decided: November 15, 1988.
CITY OF PHILADELPHIA AND W. WILSON GOODE, MAYOR, GENEVIEVE GRANT, REVENUE COMMISSIONER, FLORENCE SCOTT, COMMISSIONER OF RECORDS, APPELLANTS
MAX WEINER AND CONSUMERS EDUCATION & PROTECTIVE ASSOCIATION (CEPA), APPELLEES
Appeal from the Order of the Court of Common Pleas of Philadelphia County, in the case of Max Weiner and Consumers Education & Protective Association (CEPA) v. City of Philadelphia and W. Wilson Goode, Mayor, Genevieve Grant, Revenue Commissioner, Florence Scott, Commissioner of Records, No. 3659 June Term, 1988.
Seymour Kurland, City Solicitor, with him, Evan Meyer, Assistant City Solicitor, and Arlene F. Bell, Deputy City Solicitor, for appellants.
Max Weiner, appellee for himself.
David Kairys, with him, Adam Thurschwell, Kairys & Rudovsky, for appellee, Consumers Education & Protective Association (CEPA).
Howard D. Scher, with him, Dennis P. Lynch ; Of Counsel: Lennard B. Steinberg, Montgomery, McCracken, Walker & Rhoads, for intervening appellees, Christopher Artur, Stephen F. Blau, Allan Domb, Joseph C. Fluehr, Jr., Joseph E. Sindoni and the Philadelphia Board of Realtors.
President Judge Crumlish, Jr., and Judges Craig, Doyle, Barry, Colins, Palladino and McGinley. Opinion by Judge Craig. Judge MacPhail did not participate in the decision in this case. Judge Doyle dissents. Judge Palladino dissents.
[ 121 Pa. Commw. Page 141]
The City of Philadelphia appeals a decision of Judge Murray C. Goldman, of the Court of Common Pleas of Philadelphia County, granting a preliminary injunction which enjoined the city from enforcing Bill 164, a provision to increase the amount of the city's real estate transfer tax.*fn1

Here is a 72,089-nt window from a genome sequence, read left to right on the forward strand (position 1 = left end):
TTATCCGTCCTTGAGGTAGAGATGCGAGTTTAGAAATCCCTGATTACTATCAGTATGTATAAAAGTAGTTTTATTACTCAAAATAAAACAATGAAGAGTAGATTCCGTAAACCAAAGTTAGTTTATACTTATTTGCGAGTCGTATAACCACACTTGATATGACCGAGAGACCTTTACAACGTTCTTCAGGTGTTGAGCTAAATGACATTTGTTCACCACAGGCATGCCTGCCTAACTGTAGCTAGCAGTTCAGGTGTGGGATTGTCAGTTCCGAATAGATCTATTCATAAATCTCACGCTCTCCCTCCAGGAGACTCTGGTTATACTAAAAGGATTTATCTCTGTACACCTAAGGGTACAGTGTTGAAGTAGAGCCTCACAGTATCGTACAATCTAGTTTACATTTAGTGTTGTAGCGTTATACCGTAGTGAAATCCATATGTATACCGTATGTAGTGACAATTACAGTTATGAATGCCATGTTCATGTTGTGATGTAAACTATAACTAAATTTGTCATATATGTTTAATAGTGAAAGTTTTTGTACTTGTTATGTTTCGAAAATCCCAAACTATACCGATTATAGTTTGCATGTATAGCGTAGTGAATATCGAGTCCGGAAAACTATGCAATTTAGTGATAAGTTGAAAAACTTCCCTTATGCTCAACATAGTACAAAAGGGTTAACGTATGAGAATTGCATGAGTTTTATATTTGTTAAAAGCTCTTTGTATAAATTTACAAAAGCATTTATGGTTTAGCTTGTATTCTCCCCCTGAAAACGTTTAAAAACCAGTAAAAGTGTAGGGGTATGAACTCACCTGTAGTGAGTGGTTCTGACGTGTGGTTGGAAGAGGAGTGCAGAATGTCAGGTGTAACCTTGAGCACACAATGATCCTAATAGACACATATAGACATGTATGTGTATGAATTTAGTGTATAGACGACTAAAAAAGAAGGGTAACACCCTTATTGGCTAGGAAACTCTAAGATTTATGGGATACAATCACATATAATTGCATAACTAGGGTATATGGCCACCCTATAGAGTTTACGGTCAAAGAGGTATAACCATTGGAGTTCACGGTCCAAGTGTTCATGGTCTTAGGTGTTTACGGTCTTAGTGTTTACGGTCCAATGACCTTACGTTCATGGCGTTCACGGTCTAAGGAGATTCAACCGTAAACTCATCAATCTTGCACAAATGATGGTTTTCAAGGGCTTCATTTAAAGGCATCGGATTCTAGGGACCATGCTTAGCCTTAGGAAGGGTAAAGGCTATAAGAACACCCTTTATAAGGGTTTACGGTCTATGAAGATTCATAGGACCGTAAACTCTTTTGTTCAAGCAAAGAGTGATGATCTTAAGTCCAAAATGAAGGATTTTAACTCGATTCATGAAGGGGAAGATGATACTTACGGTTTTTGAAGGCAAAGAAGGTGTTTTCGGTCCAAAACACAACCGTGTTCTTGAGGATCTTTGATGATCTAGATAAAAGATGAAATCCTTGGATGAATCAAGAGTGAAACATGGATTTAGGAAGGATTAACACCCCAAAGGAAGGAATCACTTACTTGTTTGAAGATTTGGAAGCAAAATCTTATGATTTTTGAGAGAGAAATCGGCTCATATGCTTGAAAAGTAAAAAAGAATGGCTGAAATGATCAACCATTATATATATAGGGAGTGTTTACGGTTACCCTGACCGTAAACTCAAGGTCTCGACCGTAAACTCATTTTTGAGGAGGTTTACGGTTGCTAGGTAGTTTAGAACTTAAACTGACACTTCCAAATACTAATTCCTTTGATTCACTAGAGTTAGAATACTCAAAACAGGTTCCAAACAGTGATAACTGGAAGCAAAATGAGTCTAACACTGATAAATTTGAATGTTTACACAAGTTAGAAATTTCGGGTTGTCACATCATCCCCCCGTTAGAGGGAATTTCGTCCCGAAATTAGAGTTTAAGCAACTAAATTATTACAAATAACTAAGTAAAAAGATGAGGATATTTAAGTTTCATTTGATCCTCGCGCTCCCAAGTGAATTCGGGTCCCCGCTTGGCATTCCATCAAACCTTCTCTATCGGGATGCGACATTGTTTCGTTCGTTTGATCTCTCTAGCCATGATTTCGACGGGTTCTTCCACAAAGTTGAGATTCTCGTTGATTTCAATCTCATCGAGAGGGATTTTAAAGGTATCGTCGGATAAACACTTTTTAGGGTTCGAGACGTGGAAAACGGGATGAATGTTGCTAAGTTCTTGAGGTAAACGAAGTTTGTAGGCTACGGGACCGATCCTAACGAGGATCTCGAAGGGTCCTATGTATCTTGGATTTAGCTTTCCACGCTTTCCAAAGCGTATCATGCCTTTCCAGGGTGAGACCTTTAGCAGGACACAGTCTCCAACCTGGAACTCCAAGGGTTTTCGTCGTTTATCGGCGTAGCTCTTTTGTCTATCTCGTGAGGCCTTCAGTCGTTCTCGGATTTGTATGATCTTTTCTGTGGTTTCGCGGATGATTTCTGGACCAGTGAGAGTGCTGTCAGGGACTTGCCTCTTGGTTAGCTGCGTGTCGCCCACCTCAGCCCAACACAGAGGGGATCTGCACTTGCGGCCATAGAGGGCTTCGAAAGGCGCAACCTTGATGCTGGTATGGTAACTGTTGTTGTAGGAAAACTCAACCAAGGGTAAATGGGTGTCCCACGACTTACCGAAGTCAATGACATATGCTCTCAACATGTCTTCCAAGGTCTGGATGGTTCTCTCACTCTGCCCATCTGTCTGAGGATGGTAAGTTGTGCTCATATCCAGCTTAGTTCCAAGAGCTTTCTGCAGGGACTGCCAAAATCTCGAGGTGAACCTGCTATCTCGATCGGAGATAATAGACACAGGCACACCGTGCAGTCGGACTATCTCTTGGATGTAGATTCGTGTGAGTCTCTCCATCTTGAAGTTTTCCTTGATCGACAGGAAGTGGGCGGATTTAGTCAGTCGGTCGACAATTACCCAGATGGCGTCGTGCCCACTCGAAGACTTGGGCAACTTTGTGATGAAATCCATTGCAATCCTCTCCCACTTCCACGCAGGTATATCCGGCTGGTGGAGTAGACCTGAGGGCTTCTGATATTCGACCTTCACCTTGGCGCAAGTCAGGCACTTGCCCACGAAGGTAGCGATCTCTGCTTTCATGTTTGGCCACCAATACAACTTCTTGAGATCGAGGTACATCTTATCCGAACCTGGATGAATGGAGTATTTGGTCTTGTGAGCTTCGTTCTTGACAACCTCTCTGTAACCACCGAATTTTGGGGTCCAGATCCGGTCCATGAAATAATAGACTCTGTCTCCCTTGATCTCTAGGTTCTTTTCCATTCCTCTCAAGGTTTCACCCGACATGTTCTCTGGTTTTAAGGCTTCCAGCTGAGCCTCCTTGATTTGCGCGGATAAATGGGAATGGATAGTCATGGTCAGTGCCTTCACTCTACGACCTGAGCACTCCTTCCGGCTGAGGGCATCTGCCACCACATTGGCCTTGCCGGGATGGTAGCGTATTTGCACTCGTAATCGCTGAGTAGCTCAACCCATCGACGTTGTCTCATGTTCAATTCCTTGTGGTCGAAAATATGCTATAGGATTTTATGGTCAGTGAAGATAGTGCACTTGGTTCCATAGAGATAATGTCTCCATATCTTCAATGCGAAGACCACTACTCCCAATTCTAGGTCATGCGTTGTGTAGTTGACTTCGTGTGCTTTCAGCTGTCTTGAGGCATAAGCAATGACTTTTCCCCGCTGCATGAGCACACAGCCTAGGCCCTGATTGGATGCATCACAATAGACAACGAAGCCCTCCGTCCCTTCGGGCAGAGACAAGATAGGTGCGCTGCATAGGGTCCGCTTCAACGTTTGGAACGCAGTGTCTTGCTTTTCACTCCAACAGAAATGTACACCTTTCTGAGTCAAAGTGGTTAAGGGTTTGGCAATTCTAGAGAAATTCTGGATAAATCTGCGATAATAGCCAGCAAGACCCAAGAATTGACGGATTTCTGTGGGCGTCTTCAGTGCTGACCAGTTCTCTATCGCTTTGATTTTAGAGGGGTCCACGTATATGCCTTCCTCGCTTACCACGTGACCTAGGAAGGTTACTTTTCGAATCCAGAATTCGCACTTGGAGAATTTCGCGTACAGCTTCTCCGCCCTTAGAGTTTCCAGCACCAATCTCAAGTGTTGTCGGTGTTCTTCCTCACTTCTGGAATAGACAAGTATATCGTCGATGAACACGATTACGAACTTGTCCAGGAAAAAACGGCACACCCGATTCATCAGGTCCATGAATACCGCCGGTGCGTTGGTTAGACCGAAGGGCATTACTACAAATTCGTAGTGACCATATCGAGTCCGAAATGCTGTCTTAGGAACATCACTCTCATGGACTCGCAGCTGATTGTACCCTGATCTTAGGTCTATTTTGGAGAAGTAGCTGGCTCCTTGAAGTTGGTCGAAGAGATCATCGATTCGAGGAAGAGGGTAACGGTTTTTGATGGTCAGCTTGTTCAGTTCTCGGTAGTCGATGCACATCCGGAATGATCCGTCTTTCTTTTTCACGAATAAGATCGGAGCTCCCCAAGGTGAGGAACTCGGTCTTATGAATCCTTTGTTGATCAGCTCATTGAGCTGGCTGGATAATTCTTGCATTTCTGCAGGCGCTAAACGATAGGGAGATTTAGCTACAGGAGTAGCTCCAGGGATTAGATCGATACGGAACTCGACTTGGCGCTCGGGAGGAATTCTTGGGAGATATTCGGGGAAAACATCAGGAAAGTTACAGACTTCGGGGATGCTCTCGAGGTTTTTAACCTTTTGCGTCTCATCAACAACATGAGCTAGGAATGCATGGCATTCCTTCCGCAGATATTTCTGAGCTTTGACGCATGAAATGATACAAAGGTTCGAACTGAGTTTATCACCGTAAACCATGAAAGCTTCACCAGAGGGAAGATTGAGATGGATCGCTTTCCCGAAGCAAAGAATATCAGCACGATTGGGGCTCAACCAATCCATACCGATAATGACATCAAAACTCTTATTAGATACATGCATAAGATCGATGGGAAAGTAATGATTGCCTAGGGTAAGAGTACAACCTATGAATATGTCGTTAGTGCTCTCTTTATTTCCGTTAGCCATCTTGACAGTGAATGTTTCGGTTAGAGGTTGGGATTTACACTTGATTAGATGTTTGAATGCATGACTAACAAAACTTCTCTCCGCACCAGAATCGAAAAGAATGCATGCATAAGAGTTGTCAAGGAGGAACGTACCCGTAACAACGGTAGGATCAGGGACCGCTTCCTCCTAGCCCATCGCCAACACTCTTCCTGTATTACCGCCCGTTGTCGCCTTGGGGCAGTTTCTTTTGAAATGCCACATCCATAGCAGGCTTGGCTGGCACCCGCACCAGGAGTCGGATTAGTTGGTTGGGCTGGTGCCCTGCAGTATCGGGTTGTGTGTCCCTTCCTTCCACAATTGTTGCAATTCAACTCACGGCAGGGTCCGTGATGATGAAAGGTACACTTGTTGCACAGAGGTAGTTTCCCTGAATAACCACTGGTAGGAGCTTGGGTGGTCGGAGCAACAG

The issue presented in this appeal is whether a councilmanic bill to amend the Philadelphia realty transfer tax rate has been "considered at a public hearing" in accordance with section 2-201(2) of the Philadelphia Home Rule Charter if it remained blank as to the proposed rate of tax, which council did not disclose until after adjournment of the public hearings. We conclude that because the rate of the tax was in fact the only aspect of the transfer tax to be amended, and because council never disclosed that indispensable element of the bill before or during the public hearings, council therefore did not provide a complete or meaningful bill to be "considered at a public hearing," and thus violated section 2-201(2) of the charter. Hence, we affirm.
The facts of the case are undisputed. On May 12, 1988, as part of the council's 1988-1989 fiscal year budget process, Council President Joseph E. Coleman introduced Bill 164, entitled an Ordinance to "Amend Section 19-1403 of the Philadelphia Code relating to imposition of the realty transfer tax by increasing the rate of tax imposed by taxable conduct." The only change to section 19-1403, as proposed by Bill 164, related to the
[ 121 Pa. Commw. Page 142]
rate of the tax. However, Bill 164 contained no indication of the proposed new rate.
On May 13, 1988, the bill was advertised for a public hearing before the Committee of the Whole, which council scheduled for May 18, 1988. The advertisement for the public hearing contained no mention of the proposed rate of increase.
On May 18, 1988, the committee conducted the advertised hearing. Although testimony was heard on Bill 164, at no time during the hearing did the committee discuss or reveal any proposed tax rate. The committee recessed the hearing and scheduled it to be reconvened on May 23, 1988.
When the hearing reconvened on May 23, 1988, the committee again failed to disclose the proposed tax rate. The committee continued the hearing a second time to May 24, 1988. At this hearing, the committee again did not announce a proposed rate of increase of the tax. At the conclusion of the last public hearing, Council President Coleman stated "[w]e at this time are going to close the public hearing and go into public meeting . . . [to] vote on bills as they come up." Then, in the public meeting, Councilman Street, for the first time, proposed an increase of one-and-one-half percent (1.5%) to the existing two-and-one-half percent (2.5%) realty transfer tax. In a public meeting as distinguished from a hearing, council does not entertain any comment from the public. The committee rejected the proposed increase.